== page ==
Killbillies (aka Idyll) Review

A hicksploitation slasher from Slovenia of all places

Few movies out of Slovenia hit the international market, much less horror movies. Writer and director Tomaz Gorkic changes that with Killbillies. With a goofy name like Killbillies, you almost expect a silly horror comedy that winks at itself. What you get instead is a stridently raw slasher about rural maniacs, set in the forests of Eastern Europe.

Two models from the city,┬áZina (Nina Ivanisin) and her friend Mia (Nika Rozman), go on a photo shoot out in the countryside, only to be confronted by deranged hillbillies. Thus begins a derivative nightmare taken from a miss-mash of American horror films like The Texas Chainsaw Massacre and Wrong Turn. This is low-budget filmmaking from a new director, taking elements from his favorite movies. There is no real hook for American audiences in Killbillies with a completely unknown European cast. There’s nothing wrong with their performances. It simply gets hard becoming emotionally involved about unknown actors playing characters you’ll likely never see again.

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While Killbillies has its moments, horror fans have seen it all before in some form. Nasty, bloodthirsty hillbillies terrorizing city folk is classic genre fodder. Does Killbillies (aka Idyll) make things interesting enough for this tired formula? The Slovene movie is not without its charms. The vaguely unsettling Euro setting and the film’s city slickers versus rural dwellers conflict is pulled off with enough veracity. Add in excellent prosthetic work on the demented hillbillies, there is enough suspense in it to pass the time. Those looking for a clever, new spin on the hillbilly slasher should look elsewhere.

It’s a grueling film made for horror fans but could have been improved at the script level

As can be seen above, the plot is very simple and mostly predictable if you have seen a wide range of American horror. Despite the short running time, scenes develop agonizingly slowly. That pacing hurts Killbillies as a brutal thriller built for suspense. There are some nice set pieces for gorehounds, including a very convincing scene involving a torture rack. While Killbillies isn’t completely torture porn, Gorkic has definitely seen Eli Roth’s Hostel. Its best moments involve effectively staged chase sequences with the hulking hillbilly attempting to finish off his prey.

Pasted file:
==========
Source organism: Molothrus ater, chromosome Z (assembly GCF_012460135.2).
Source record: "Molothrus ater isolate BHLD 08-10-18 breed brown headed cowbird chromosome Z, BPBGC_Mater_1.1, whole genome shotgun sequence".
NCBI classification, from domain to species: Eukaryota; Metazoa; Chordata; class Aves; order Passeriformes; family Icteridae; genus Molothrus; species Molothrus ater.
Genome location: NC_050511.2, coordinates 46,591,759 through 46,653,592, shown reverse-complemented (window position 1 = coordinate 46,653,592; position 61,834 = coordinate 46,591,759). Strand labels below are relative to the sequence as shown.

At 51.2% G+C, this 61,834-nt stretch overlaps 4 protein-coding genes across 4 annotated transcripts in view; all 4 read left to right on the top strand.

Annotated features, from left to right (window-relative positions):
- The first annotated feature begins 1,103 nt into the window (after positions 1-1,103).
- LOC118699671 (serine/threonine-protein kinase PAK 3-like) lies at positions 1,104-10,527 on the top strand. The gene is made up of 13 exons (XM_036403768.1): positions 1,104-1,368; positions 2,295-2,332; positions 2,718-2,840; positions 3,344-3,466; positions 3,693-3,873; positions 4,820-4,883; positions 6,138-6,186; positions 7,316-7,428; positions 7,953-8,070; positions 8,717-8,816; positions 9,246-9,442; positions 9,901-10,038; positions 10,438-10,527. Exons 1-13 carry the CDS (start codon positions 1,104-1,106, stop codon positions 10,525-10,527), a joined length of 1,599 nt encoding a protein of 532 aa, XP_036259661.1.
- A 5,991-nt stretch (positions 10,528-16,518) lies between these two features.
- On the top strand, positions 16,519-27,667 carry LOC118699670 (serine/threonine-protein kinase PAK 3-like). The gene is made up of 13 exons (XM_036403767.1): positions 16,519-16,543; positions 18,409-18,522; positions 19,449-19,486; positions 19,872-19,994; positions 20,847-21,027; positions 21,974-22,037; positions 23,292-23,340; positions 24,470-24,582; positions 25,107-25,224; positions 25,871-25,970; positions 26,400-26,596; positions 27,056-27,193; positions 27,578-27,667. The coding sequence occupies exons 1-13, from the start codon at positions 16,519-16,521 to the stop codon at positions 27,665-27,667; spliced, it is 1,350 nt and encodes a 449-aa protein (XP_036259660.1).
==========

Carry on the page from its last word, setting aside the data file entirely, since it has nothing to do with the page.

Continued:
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I’d love to give Killbillies an enthusiastic recommendation with its proper genre nods. However, the low-budget Euro movie is too derivative and drags when the action slows down. It’s a grueling film made for horror fans but could have been improved at the script level. Tomaz Gorkic shows a keen understanding of how to construct a horror film but its paper-thin script needed more development.

Killbillies is raw, unpolished Euro horror that pays homage to great American horror films. Its heart is in the right place, making for a passable night of entertainment if you are in the right mood.

Cult distributor Artsploitation Films has put Killbillies out on DVD and VOD services. The 2015 movie from Slovenia comes with English subtitles on DVD with 5.1 Dolby Digital audio. It is unrated.

Full disclosure: This DVD was provided to us for review. For information on how we handle review material, please visit our about us page to learn more about our editorial process.